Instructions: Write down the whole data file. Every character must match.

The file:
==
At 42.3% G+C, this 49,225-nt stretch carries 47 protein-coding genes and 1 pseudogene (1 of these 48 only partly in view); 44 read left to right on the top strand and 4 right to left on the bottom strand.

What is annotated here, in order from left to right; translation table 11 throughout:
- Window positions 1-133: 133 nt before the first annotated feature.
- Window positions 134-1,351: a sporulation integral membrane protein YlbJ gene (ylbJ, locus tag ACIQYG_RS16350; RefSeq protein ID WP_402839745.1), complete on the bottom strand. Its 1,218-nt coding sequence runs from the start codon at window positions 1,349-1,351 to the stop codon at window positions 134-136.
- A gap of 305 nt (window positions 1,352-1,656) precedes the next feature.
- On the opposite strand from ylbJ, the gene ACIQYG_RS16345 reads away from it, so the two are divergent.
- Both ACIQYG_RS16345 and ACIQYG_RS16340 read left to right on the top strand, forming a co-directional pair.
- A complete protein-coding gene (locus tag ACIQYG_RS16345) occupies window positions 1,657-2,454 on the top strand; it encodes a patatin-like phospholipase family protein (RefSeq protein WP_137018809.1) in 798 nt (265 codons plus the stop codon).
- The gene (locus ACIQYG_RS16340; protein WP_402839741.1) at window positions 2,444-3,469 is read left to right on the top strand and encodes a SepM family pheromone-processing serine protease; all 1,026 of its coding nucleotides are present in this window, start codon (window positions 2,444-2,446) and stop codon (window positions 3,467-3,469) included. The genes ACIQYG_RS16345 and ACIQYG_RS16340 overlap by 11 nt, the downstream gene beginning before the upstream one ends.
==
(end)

At 42.3% G+C, this 49,225-nt stretch carries 47 protein-coding genes and 1 pseudogene (1 of these 48 only partly in view); 44 read left to right on the top strand and 4 right to left on the bottom strand.

What is annotated here, in order from left to right; translation table 11 throughout:
- Window positions 1-133: 133 nt before the first annotated feature.
- Window positions 134-1,351: a sporulation integral membrane protein YlbJ gene (ylbJ, locus tag ACIQYG_RS16350; RefSeq protein ID WP_402839745.1), complete on the bottom strand. Its 1,218-nt coding sequence runs from the start codon at window positions 1,349-1,351 to the stop codon at window positions 134-136.
- A gap of 305 nt (window positions 1,352-1,656) precedes the next feature.
- On the opposite strand from ylbJ, the gene ACIQYG_RS16345 reads away from it, so the two are divergent.
- Both ACIQYG_RS16345 and ACIQYG_RS16340 read left to right on the top strand, forming a co-directional pair.
- A complete protein-coding gene (locus tag ACIQYG_RS16345) occupies window positions 1,657-2,454 on the top strand; it encodes a patatin-like phospholipase family protein (RefSeq protein WP_137018809.1) in 798 nt (265 codons plus the stop codon).
- The gene (locus ACIQYG_RS16340; protein WP_402839741.1) at window positions 2,444-3,469 is read left to right on the top strand and encodes a SepM family pheromone-processing serine protease; all 1,026 of its coding nucleotides are present in this window, start codon (window positions 2,444-2,446) and stop codon (window positions 3,467-3,469) included. The genes ACIQYG_RS16345 and ACIQYG_RS16340 overlap by 11 nt, the downstream gene beginning before the upstream one ends.